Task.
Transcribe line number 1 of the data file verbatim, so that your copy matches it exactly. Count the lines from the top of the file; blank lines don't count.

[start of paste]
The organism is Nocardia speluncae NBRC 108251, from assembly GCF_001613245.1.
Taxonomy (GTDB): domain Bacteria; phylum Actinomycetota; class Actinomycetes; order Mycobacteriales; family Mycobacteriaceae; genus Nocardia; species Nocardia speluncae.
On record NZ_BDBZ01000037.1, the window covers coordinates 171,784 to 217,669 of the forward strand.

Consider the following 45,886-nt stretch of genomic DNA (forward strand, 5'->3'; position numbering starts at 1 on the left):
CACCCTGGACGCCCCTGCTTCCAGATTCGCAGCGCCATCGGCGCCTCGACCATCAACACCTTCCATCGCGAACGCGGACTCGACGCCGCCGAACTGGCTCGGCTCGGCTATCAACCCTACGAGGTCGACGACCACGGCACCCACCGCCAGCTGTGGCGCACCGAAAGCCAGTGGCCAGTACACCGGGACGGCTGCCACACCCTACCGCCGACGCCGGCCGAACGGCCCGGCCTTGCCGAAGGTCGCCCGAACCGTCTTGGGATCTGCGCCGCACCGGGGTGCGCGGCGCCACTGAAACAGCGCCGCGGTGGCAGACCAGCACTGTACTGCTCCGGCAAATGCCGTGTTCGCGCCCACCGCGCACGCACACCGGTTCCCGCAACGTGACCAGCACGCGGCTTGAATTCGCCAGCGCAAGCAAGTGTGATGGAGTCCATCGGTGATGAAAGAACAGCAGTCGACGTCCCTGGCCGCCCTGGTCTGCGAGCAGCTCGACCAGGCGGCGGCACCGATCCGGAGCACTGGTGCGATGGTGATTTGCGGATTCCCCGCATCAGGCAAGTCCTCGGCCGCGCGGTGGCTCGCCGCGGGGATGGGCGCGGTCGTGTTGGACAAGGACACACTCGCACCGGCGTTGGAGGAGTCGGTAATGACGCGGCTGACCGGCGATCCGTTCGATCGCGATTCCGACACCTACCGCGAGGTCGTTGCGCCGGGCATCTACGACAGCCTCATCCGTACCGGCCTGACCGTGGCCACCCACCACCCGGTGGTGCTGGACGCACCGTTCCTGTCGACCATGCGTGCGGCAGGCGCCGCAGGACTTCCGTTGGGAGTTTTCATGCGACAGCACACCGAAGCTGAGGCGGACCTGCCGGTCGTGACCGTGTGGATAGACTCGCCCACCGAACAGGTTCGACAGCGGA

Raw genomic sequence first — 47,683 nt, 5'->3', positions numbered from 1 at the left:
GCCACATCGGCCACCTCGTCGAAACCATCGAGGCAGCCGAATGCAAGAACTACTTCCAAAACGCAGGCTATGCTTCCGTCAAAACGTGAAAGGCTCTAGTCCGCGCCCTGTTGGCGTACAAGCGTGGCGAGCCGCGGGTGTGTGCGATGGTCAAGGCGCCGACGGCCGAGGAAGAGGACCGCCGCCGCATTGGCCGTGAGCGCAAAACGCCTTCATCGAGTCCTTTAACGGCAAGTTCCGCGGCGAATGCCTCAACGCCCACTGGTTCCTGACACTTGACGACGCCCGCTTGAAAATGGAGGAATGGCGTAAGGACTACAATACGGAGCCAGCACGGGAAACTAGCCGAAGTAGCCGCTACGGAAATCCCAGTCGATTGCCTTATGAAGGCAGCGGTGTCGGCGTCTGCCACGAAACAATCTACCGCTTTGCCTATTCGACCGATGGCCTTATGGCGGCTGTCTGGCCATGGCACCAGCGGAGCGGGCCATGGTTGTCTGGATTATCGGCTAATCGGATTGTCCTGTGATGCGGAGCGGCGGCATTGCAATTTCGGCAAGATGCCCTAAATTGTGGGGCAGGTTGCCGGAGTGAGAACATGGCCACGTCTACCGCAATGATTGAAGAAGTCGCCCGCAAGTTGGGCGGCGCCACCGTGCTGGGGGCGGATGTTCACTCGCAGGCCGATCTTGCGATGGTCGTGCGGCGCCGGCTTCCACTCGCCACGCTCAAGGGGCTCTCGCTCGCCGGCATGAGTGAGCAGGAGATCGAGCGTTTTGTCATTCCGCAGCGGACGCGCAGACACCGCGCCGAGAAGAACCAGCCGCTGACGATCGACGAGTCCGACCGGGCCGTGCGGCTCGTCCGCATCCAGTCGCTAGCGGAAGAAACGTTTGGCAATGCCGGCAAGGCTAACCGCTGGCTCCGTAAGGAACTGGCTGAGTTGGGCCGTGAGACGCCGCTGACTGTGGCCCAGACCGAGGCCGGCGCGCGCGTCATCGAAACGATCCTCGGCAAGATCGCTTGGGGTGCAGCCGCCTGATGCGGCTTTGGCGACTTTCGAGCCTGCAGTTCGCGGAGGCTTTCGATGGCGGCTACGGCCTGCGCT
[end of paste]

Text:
The organism is Nocardia speluncae NBRC 108251, from assembly GCF_001613245.1.